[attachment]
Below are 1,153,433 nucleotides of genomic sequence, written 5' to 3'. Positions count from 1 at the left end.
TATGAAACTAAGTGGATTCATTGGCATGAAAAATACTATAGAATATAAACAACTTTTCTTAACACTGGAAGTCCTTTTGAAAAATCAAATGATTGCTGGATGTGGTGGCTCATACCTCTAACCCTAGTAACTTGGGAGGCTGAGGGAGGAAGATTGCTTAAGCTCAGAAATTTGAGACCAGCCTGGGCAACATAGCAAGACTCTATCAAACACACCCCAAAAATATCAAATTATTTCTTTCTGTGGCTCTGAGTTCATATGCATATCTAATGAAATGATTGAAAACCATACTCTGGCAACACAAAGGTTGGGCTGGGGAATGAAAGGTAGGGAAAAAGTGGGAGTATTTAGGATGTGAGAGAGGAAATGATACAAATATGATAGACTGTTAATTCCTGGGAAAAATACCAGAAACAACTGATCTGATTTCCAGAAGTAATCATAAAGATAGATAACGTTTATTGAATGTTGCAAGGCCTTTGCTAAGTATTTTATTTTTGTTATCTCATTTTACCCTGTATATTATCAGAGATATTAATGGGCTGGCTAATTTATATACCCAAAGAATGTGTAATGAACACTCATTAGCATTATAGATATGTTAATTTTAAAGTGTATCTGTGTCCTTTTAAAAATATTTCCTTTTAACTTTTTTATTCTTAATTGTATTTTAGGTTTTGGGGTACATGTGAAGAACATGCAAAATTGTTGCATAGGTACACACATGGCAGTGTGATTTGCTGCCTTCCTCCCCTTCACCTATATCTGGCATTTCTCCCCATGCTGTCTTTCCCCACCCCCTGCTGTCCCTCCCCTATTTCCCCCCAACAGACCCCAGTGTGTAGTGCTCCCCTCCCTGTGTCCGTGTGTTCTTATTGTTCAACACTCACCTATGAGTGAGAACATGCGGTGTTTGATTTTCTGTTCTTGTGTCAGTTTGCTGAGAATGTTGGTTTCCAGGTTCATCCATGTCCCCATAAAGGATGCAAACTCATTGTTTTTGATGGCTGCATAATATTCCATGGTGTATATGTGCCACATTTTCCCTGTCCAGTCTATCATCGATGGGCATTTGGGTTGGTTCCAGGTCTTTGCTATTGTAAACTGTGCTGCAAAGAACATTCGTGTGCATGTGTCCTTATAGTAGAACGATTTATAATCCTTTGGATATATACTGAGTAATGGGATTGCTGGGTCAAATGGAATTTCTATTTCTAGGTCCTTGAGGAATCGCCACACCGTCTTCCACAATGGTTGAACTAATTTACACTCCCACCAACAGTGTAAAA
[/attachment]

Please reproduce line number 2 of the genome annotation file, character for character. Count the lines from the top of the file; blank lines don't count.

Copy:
TATGAAACTAAGTGGATTCATTGGCATGAAAAATACTATAGAATATAAACAACTTTTCTTAACACTGGAAGTCCTTTTGAAAAATCAAATGATTGCTGGATGTGGTGGCTCATACCTCTAACCCTAGTAACTTGGGAGGCTGAGGGAGGAAGATTGCTTAAGCTCAGAAATTTGAGACCAGCCTGGGCAACATAGCAAGACTCTATCAAACACACCCCAAAAATATCAAATTATTTCTTTCTGTGGCTCTGAGTTCATATGCATATCTAATGAAATGATTGAAAACCATACTCTGGCAACACAAAGGTTGGGCTGGGGAATGAAAGGTAGGGAAAAAGTGGGAGTATTTAGGATGTGAGAGAGGAAATGATACAAATATGATAGACTGTTAATTCCTGGGAAAAATACCAGAAACAACTGATCTGATTTCCAGAAGTAATCATAAAGATAGATAACGTTTATTGAATGTTGCAAGGCCTTTGCTAAGTATTTTATTTTTGTTATCTCATTTTACCCTGTATATTATCAGAGATATTAATGGGCTGGCTAATTTATATACCCAAAGAATGTGTAATGAACACTCATTAGCATTATAGATATGTTAATTTTAAAGTGTATCTGTGTCCTTTTAAAAATATTTCCTTTTAACTTTTTTATTCTTAATTGTATTTTAGGTTTTGGGGTACATGTGAAGAACATGCAAAATTGTTGCATAGGTACACACATGGCAGTGTGATTTGCTGCCTTCCTCCCCTTCACCTATATCTGGCATTTCTCCCCATGCTGTCTTTCCCCACCCCCTGCTGTCCCTCCCCTATTTCCCCCCAACAGACCCCAGTGTGTAGTGCTCCCCTCCCTGTGTCCGTGTGTTCTTATTGTTCAACACTCACCTATGAGTGAGAACATGCGGTGTTTGATTTTCTGTTCTTGTGTCAGTTTGCTGAGAATGTTGGTTTCCAGGTTCATCCATGTCCCCATAAAGGATGCAAACTCATTGTTTTTGATGGCTGCATAATATTCCATGGTGTATATGTGCCACATTTTCCCTGTCCAGTCTATCATCGATGGGCATTTGGGTTGGTTCCAGGTCTTTGCTATTGTAAACTGTGCTGCAAAGAACATTCGTGTGCATGTGTCCTTATAGTAGAACGATTTATAATCCTTTGGATATATACTGAGTAATGGGATTGCTGGGTCAAATGGAATTTCTATTTCTAGGTCCTTGAGGAATCGCCACACCGTCTTCCACAATGGTTGAACTAATTTACACTCCCACCAACAGTGTAAAA